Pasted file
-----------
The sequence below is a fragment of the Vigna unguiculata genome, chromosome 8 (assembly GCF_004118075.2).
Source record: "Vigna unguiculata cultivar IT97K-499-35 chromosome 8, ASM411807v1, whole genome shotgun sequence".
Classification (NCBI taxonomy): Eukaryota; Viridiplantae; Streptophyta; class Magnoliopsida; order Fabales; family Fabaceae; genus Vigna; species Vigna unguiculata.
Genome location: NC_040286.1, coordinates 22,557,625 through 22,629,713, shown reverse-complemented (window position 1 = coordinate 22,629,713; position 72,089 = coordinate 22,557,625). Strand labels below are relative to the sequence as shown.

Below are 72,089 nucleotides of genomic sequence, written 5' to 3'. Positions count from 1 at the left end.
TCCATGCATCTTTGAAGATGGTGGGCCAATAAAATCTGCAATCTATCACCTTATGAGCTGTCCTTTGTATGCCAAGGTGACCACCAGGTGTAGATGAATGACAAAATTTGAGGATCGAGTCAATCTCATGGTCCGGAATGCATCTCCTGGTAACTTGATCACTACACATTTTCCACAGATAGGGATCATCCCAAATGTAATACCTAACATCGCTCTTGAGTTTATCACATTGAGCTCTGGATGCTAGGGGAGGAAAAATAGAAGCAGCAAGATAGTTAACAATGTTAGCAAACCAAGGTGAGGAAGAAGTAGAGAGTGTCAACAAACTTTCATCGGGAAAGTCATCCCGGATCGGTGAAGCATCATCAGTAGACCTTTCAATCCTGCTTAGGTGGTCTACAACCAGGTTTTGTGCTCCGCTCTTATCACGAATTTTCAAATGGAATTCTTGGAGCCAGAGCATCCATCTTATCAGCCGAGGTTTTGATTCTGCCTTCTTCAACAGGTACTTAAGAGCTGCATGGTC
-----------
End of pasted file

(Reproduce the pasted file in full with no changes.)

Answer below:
The sequence below is a fragment of the Vigna unguiculata genome, chromosome 8 (assembly GCF_004118075.2).
Source record: "Vigna unguiculata cultivar IT97K-499-35 chromosome 8, ASM411807v1, whole genome shotgun sequence".
Classification (NCBI taxonomy): Eukaryota; Viridiplantae; Streptophyta; class Magnoliopsida; order Fabales; family Fabaceae; genus Vigna; species Vigna unguiculata.
Genome location: NC_040286.1, coordinates 22,557,625 through 22,629,713, shown reverse-complemented (window position 1 = coordinate 22,629,713; position 72,089 = coordinate 22,557,625). Strand labels below are relative to the sequence as shown.

Below are 72,089 nucleotides of genomic sequence, written 5' to 3'. Positions count from 1 at the left end.
TCCATGCATCTTTGAAGATGGTGGGCCAATAAAATCTGCAATCTATCACCTTATGAGCTGTCCTTTGTATGCCAAGGTGACCACCAGGTGTAGATGAATGACAAAATTTGAGGATCGAGTCAATCTCATGGTCCGGAATGCATCTCCTGGTAACTTGATCACTACACATTTTCCACAGATAGGGATCATCCCAAATGTAATACCTAACATCGCTCTTGAGTTTATCACATTGAGCTCTGGATGCTAGGGGAGGAAAAATAGAAGCAGCAAGATAGTTAACAATGTTAGCAAACCAAGGTGAGGAAGAAGTAGAGAGTGTCAACAAACTTTCATCGGGAAAGTCATCCCGGATCGGTGAAGCATCATCAGTAGACCTTTCAATCCTGCTTAGGTGGTCTACAACCAGGTTTTGTGCTCCGCTCTTATCACGAATTTTCAAATGGAATTCTTGGAGCCAGAGCATCCATCTTATCAGCCGAGGTTTTGATTCTGCCTTCTTCAACAGGTACTTAAGAGCTGCATGGTC